03/05/17 - Pastor Young
This week at our family service at Suburban Baptist Church, we looked at Luke 5, and how Jesus called His first disciples. We watched as Peter encountered our Lord, and, though perhaps dubious at his request to let down his nets in order to catch fish, he fell to his knees in astonishment at the miraculous catch of fish that threatened to break their nets. Peter is told by Jesus that he will, in the same way, be a fisher of men.
From our perspective, perhaps we also have reason to be dubious. You may have heard of the way Peter, later in the very same gospel account that Luke is writing, denies even knowing Jesus (three times!). It was as though fear dictated Peter's actions, as though the same Lord who could miraculously call fish to do His will could not protect Peter from the judgement of the people that were confronting him. Later, in John's account of Jesus, we see Peter giving up fishing for men in order to go back to his former life of fishing for fish (John 21:1-8).
Peter perhaps felt something we ourselves are familiar with: the indwelling and yet simultaneously hollow feeling of shame that accompanies the feelings of weakness and feebleness that come when confronted by our sin. We return to what we are familiar with at this point, for how could we bear to face the shamefulness of our own failure?
I couldn't help but be reminded of a story by C.S. Lewis. In The Great Divorce, Lewis wonders, "what if those in hell were allowed to take a trip to heaven, and offered a chance even then to forsake their sin and accept the grace of Christ?" A bus takes these ghostlike people, and almost all of them freely choose to take refuge on the bus and return to hell.
It seems that nothing ever changes.
Peter's struggle with impulsiveness and a return to what he knows is familiar to us because we also seem to be unchanging in some ways. The same reason makes the story of the Ghosts in The Great Divorce compelling. But Lewis continues the story by presenting one Ghost who has a red lizard, representing sin and lust, on his shoulder:
A mighty angel approached the man and asked, "Would you like me to make the lizard quiet?"
"Of course I would," said the Ghost.
"Then I will kill him," said the Angel, taking a step forward.
"Oh—ah—look out! You're burning me. Keep away," said the Ghost, retreating.
"Don't you want him killed?"
"You didn't say anything about killing him at first. I hardly meant to bother you with anything so drastic as that."
"It's the only way," said the Angel …. "Shall I kill it?"
"Look! It's gone to sleep of its own accord. I'm sure it'll be all right now. Thanks ever so much."
"May I kill it?"
"Honestly, I don't think there's the slightest necessity for that. I'm sure I shall be able to keep it in order now. Some other day, perhaps."
"There is no other day …."
"Get back! You're burning me. How can I tell you to kill it? You'd kill me if you did."
"It is not so."
"Why, you're hurting me now."
"I never said I wouldn't hurt you. I said it wouldn't kill you."
[Suddenly] the Lizard began chattering loudly: "Be careful," it said. "He can do what he says. He can kill me. One fatal word from you and he will! Then you'll be without me for ever and ever. I'll be so good. I admit I've sometimes gone too far in the past, but I promise I won't do it again …."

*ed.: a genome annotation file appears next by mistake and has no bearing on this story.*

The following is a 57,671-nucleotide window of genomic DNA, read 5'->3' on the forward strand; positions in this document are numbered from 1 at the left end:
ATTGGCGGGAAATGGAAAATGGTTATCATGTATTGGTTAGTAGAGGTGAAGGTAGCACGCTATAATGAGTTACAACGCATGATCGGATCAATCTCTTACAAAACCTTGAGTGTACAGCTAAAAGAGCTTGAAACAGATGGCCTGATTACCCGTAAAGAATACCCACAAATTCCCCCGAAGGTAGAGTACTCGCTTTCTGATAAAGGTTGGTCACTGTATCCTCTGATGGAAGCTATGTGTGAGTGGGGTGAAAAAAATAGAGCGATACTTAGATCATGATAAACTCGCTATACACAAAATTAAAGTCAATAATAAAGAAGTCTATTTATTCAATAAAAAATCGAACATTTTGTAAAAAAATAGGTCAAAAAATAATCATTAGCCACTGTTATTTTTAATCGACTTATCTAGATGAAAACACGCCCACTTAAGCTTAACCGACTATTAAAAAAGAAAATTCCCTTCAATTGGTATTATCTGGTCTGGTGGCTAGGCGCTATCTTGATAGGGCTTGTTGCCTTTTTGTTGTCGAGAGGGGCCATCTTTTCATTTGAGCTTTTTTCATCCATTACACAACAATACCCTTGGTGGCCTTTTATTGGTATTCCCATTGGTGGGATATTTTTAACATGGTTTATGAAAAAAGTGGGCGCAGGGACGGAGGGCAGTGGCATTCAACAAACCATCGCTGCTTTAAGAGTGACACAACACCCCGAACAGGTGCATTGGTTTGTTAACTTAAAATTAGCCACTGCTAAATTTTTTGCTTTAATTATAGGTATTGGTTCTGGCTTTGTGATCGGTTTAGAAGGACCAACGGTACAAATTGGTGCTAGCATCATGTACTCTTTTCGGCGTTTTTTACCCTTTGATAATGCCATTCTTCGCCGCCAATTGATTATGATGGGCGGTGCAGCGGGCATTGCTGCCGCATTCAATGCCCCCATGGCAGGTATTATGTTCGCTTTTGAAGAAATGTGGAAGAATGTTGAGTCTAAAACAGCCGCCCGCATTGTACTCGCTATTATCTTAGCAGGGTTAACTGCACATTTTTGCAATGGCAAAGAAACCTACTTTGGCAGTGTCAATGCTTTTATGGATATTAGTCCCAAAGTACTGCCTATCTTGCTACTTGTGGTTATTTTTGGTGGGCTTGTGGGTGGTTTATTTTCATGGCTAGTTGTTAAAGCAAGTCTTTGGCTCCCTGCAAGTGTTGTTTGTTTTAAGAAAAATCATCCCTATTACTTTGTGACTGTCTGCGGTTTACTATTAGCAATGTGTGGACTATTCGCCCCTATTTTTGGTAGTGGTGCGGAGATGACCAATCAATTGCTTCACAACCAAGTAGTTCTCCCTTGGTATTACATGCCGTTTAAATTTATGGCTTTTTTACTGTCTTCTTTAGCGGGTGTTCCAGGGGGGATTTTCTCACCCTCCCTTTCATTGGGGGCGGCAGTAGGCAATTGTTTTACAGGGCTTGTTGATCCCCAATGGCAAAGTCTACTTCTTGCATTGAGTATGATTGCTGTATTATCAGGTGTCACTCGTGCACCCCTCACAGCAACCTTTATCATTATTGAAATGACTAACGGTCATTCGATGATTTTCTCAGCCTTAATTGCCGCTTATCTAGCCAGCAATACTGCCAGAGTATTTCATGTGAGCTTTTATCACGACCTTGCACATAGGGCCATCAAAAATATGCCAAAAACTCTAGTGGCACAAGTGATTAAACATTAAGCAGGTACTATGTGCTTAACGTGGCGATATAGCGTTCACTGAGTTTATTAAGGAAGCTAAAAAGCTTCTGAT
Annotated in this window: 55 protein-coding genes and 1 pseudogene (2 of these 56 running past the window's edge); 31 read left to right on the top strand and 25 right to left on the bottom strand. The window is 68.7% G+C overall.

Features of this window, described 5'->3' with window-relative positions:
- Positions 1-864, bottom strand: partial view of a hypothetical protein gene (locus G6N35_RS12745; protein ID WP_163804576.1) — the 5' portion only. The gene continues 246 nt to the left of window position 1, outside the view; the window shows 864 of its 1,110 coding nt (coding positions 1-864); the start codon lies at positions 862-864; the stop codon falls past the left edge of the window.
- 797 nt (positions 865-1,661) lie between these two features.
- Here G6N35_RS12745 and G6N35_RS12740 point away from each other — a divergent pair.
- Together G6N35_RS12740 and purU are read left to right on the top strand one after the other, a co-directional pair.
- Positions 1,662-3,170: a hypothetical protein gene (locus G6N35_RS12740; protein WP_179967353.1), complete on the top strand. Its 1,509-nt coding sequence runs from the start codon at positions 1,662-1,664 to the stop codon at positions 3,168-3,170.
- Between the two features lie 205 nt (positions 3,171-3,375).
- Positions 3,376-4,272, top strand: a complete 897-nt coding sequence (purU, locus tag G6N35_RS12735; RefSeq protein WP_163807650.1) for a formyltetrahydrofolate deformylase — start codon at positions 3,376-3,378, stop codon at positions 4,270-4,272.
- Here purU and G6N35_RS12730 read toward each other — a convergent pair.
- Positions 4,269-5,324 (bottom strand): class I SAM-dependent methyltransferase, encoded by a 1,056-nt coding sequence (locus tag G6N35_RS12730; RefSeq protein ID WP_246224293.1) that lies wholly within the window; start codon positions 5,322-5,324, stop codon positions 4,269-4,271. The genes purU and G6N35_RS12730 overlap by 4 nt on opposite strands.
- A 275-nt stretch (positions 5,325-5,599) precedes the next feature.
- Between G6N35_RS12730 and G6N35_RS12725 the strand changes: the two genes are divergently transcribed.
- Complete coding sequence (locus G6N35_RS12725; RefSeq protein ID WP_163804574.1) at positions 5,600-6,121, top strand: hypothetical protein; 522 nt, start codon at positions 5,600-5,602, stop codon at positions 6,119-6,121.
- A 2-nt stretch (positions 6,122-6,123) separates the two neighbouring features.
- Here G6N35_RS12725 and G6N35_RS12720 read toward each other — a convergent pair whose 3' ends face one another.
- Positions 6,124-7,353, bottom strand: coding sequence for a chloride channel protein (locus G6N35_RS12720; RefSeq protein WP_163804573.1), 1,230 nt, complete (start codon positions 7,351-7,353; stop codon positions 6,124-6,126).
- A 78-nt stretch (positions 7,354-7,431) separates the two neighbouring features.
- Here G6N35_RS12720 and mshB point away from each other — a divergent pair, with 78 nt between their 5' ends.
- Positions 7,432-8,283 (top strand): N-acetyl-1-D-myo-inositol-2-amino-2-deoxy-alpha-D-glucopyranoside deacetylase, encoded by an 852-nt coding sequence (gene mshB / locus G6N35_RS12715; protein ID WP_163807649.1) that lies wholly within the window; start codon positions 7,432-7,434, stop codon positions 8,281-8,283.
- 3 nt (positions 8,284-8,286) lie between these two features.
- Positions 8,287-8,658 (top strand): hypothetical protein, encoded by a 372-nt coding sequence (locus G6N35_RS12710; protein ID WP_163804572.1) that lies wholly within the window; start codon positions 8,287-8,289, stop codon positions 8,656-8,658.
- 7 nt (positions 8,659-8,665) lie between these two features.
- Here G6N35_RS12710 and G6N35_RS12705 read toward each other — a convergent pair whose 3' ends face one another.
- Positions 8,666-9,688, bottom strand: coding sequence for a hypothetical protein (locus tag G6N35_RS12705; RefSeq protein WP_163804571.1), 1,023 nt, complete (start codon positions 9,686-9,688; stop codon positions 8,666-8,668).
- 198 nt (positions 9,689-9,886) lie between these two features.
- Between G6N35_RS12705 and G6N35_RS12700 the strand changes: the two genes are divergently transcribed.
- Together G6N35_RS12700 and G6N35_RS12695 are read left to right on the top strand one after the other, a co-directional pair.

"Have I your permission?" said the Angel to the Ghost.
"You're right. It would be better to be dead than to live with this creature."
"Then I may?"
"Blast you! Go on can't you? Get it over," bellowed the Ghost: but ended, whimpering, "God help me. God help me."
Next moment the Ghost gave a scream of agony such as I never heard. The Burning One closed his crimson grip on the reptile: twisted it, while it bit and writhed, and then flung it, broken backed, on the turf.
Then I saw, unmistakably solid but growing every moment solider, the Ghost materialize into a man, not much smaller than the Angel.
At the same moment something seemed to be happening to the Lizard. At first I thought the operation had failed. So far from dying, the creature was still struggling and even growing bigger as it struggled. And as it grew it changed. Suddenly I stared back, rubbing my eyes. What stood before me was the greatest stallion I have ever seen, silvery white but with mane and tail of gold.
The man, now free from his torment, climbed upon the stallion that had been his sin and rode into the glowing sunrise towards the Savior.
If nothing ever changes within us – we as temporal, fickle beings with affections constantly returning to former and lesser loves than God – in terms of our weakness and feebleness and sinfulness, we can be certain that, in a greater way, "nothing ever changes" within our eternal, gracious God when it comes to His forgiveness and redemption. He is there providing an escape in Lewis's allegory of a man who cannot help himself break free from his battle with lust; He is there providing redemption for Peter, so wracked with guilt from his denial of Jesus that he is back to doing what he knows; and He is here, in meeting you with grace and giving you what you need.
As you trust in God, you'll be asked to give up what you want by destroying the idols of your desires. For Peter, this meant letting go of his brash self-sufficiency and guilt. For the Ghost, it meant letting go of his lust and even accepting some pain. Both Peter and the Ghost trusted in God and received what they needed purely by grace.
Jesus provides for us. He has given what God requires at the cross, and you now have what God has graciously provided.
Praying for the encouragement and gratitude that only God's providence can give,